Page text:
Back to the GRIND

If you're from Louisiana, you know what it's like to be stuck behind a cane truck. In fact, you probably remember what it was like being stuck behind cane tractors that topped out at like 20 mph. It's not the most fun part of a daily commute down here, but it's part of what keeps our local economy going. I appreciate our farmers and, more importantly, sugar. :) Look no further than the Chic by Chiaki cupcakes sitting on my counter right now. *drool*


I've had this design floating around in my brain since before I officially started making shirts. I wanted to time this design with the beginning of grinding season and that just didn't happen the last couple years.


As you may have gathered, I'm obsessed with Tik Tok. (Follow us! @rourags) My for you page is nicely curated with artists and musicians and plant peeps. One artist I follow screen prints on shirts and makes her screens with heat transfer vinyl instead of burning an image into emulsion (or however that even works). I own a cricut vinyl cutting machine and have heat transfer vinyl on hand, so the only thing I needed to buy to try this out was a screen, frame, and squeegee. I found a set on Amazon for $20.

I didn't take pictures of the vinyl cutting process. I just uploaded a .png of my drawing into the cricut app and sent it to the cricut to cut a mirror image for heat transfer vinyl. Then I centered the vinyl onto the screen, put an old t-shirt on top, and ironed the vinyl onto the screen. The vinyl stuck to the ironing board a bit, but that didn't seem to negatively affect anything.

Next, I used painters tape (the yellow kind is actual crap- don't buy it) to block off the edges of the screen that the vinyl didn't cover.

The Tik Tok account that I follow (orijenal.creations) uses a diamond cut out at the top of her vinyl on the screen that she matches up with a diamond sticker she puts on her shirt to make sure it all lines up correctly. I tried to do that but it didn't work out this time. Maybe next time. lol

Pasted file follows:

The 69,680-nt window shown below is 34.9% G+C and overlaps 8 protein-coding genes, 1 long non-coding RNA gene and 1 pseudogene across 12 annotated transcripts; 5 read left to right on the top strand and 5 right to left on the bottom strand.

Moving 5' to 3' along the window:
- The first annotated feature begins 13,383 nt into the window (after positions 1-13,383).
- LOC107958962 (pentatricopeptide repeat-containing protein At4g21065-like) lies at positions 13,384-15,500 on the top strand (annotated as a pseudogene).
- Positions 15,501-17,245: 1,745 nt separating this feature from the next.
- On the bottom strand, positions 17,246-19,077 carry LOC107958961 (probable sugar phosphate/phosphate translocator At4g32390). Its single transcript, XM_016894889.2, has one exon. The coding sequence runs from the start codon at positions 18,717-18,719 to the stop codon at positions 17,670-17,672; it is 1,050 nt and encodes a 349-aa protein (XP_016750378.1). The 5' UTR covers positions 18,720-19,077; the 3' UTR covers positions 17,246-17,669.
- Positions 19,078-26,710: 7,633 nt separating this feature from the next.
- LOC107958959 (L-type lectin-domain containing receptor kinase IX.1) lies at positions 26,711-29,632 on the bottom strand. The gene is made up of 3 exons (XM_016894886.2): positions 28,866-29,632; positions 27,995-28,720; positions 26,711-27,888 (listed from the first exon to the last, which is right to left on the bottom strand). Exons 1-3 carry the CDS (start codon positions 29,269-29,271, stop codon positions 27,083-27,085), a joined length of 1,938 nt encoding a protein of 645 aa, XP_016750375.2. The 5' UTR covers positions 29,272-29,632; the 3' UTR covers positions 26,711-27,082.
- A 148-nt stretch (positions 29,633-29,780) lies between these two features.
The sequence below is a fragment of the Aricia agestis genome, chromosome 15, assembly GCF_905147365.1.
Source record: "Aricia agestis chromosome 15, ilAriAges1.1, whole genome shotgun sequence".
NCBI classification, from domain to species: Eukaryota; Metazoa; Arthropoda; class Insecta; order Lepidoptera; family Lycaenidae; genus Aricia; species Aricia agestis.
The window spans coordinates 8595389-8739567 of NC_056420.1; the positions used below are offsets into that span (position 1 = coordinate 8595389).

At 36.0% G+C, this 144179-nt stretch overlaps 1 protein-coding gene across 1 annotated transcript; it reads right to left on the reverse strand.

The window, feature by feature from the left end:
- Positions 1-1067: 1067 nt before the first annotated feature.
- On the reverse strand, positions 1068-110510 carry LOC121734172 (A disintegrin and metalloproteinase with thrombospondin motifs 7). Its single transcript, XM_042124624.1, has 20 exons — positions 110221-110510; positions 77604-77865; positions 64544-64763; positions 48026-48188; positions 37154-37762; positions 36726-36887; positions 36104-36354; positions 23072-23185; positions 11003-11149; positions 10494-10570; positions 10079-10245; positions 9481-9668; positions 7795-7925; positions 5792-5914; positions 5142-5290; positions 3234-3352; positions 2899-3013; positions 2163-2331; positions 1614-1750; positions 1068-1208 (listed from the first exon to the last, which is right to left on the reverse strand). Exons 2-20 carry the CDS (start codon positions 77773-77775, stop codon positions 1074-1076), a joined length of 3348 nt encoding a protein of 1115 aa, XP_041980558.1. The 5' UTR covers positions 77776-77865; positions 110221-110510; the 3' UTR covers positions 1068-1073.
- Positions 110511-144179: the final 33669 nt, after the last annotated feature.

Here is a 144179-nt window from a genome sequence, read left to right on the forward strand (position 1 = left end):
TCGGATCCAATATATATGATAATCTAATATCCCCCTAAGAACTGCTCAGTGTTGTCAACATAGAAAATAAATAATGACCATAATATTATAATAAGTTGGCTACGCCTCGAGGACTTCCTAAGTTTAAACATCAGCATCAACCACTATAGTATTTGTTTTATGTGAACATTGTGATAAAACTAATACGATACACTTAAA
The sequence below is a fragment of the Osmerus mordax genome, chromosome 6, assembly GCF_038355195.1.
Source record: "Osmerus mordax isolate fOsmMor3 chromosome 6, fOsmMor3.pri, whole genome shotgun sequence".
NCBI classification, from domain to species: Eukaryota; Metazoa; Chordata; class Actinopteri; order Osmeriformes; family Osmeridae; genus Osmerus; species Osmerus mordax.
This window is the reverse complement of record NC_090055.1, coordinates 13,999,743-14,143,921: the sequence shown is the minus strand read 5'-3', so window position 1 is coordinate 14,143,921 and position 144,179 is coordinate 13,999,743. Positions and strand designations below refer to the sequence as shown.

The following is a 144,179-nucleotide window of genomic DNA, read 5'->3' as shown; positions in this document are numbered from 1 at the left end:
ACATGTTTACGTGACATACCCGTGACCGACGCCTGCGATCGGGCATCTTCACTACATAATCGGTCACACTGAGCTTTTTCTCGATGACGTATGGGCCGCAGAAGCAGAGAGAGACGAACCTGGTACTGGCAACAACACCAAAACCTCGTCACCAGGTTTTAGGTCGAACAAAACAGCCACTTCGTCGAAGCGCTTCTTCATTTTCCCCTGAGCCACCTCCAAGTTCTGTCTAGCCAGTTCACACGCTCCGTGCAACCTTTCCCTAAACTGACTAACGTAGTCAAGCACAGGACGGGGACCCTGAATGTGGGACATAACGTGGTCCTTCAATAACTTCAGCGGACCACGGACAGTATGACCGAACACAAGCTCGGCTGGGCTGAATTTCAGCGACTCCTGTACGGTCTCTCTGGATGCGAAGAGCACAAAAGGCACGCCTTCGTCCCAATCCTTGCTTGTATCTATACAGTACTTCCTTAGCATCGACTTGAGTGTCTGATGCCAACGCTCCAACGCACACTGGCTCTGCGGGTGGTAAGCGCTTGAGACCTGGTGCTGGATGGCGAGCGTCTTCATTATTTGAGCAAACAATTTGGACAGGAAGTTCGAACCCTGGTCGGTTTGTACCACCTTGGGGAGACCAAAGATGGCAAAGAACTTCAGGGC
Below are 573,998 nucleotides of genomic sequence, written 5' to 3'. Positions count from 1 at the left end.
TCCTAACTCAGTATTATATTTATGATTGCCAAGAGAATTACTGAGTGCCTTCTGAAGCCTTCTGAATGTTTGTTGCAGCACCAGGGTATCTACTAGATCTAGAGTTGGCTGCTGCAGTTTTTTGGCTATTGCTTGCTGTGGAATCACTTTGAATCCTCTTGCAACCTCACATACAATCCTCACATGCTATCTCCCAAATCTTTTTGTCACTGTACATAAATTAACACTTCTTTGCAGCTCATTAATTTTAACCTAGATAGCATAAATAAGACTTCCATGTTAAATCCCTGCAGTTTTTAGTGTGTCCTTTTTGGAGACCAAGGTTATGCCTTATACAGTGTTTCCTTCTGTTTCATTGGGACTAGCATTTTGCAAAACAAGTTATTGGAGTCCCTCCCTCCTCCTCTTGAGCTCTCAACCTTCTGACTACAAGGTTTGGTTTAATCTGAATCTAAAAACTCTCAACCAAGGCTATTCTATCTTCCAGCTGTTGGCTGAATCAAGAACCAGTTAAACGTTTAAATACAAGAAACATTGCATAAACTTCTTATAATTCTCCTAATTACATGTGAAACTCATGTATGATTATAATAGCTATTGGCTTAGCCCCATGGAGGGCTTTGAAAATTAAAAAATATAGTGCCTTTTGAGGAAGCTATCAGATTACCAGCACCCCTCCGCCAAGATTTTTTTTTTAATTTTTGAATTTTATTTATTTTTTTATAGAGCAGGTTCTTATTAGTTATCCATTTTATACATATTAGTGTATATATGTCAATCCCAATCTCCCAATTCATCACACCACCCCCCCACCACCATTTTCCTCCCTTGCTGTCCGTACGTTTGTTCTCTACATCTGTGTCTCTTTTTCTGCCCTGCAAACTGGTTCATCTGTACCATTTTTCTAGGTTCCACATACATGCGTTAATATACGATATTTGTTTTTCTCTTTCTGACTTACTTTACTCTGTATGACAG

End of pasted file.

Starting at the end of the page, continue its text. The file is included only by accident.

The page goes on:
My first print wasn't the greatest, but I still like it because it resembles my block printed shirts. The second print is much cleaner and looks more like a screen print.

This will be the first design for sale that is made using a screen and not a carved rubber block. The major difference for the customer is the look of the print. My rubber block prints look more distressed and have flaws- each print is unique. The screen produces a cleaner, more opaque print.

The screen is certainly faster and cheaper to make and I think in the future it will be easier to make multi-color designs. With each rubber block coming in at about $12-16, it's very costly to carve a second block for a second color. With the screen, a sheet of vinyl is maybe $1 and the screens are just a one-time cost of $20 and can be reused. I do find the screen uses up much more ink than a block, though. So far, the pros and cons list is about even.


As you may have noticed, I switched up the color scheme for the website. I've been trying to find a cohesive theme for my brand and *stick with it* so that my products and images are more recognizable. It's all about branding and packaging (as I have learned from the Tok), so I'm doing my best.

This was my packaging inspiration board:

I'm still using up some of the materials I already have, but I've added black tissue paper with a thank you sticker to wrap the shirts. Shipped shirts are still going out in the teal polymailers, but I've found some marble ones that I'll buy next time. Pick-up shirts are wrapped in the tissue paper and then in brown kraft paper. They will eventually have a marble background new logo sticker, but I need to use up the old stickers first. I've also changed my kraft paper tag to a kraft paper *bookmark* tag. I guess technically the old tag could be used as a bookmark, but the new ones are shaped like bookmarks and they have a quote on the back. One guess as to who the quote is from. ;)


I've also updated the logo and the font that I use. I wanted to create my own font and found out how to do that through the calligraphr site. I drew the letters on their template, uploaded to the website, and downloaded the font! It was super easy. So, of course, after I decided I want to have a cohesive brand, I decide to draw my logo in different colors and with an orangutan on it and a dissent collar. hehe. I am always changing, I love change, and so I figure my logo can be the one thing I can change up to keep things fresh and fun. It's still my logo, but it likes to play dress-up. I've also ordered many of these as stickers, so orders from now on will come with a fun sticker!

I've also decided to try out flat lay product photos. This is yet another way to keep my images cohesive and it saves me a little bit of moneys. I do plan to get a better light to make these photos better (thanks Amy Jo). I also like the idea of making little outfits with my shirts. I love fashion. And, as you can see, the real-life is vastly different from the social media post. LOL


These shirts will be on sale from Tuesday, September 29 to Sunday, October 3.

Happy Grinding Season!

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